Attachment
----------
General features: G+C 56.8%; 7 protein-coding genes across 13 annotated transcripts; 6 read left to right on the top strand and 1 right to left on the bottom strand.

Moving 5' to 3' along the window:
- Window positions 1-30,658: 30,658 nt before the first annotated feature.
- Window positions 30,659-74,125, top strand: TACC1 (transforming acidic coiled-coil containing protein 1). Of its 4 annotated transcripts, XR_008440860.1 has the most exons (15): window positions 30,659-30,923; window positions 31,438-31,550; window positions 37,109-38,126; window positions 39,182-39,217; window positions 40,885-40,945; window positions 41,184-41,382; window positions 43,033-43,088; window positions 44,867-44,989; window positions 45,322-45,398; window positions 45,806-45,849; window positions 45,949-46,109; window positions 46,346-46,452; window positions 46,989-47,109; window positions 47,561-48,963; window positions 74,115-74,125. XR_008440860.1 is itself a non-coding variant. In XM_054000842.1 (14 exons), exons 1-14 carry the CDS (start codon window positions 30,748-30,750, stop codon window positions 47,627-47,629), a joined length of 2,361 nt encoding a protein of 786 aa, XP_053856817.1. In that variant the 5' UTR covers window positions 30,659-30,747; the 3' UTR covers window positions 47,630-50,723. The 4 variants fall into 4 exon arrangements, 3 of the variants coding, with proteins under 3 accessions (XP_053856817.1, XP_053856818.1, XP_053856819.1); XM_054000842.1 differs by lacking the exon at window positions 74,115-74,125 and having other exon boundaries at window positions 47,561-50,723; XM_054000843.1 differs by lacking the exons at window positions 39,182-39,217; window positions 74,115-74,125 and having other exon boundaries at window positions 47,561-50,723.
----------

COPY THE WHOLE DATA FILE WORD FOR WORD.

General features: G+C 56.8%; 7 protein-coding genes across 13 annotated transcripts; 6 read left to right on the top strand and 1 right to left on the bottom strand.

Moving 5' to 3' along the window:
- Window positions 1-30,658: 30,658 nt before the first annotated feature.
- Window positions 30,659-74,125, top strand: TACC1 (transforming acidic coiled-coil containing protein 1). Of its 4 annotated transcripts, XR_008440860.1 has the most exons (15): window positions 30,659-30,923; window positions 31,438-31,550; window positions 37,109-38,126; window positions 39,182-39,217; window positions 40,885-40,945; window positions 41,184-41,382; window positions 43,033-43,088; window positions 44,867-44,989; window positions 45,322-45,398; window positions 45,806-45,849; window positions 45,949-46,109; window positions 46,346-46,452; window positions 46,989-47,109; window positions 47,561-48,963; window positions 74,115-74,125. XR_008440860.1 is itself a non-coding variant. In XM_054000842.1 (14 exons), exons 1-14 carry the CDS (start codon window positions 30,748-30,750, stop codon window positions 47,627-47,629), a joined length of 2,361 nt encoding a protein of 786 aa, XP_053856817.1. In that variant the 5' UTR covers window positions 30,659-30,747; the 3' UTR covers window positions 47,630-50,723. The 4 variants fall into 4 exon arrangements, 3 of the variants coding, with proteins under 3 accessions (XP_053856817.1, XP_053856818.1, XP_053856819.1); XM_054000842.1 differs by lacking the exon at window positions 74,115-74,125 and having other exon boundaries at window positions 47,561-50,723; XM_054000843.1 differs by lacking the exons at window positions 39,182-39,217; window positions 74,115-74,125 and having other exon boundaries at window positions 47,561-50,723.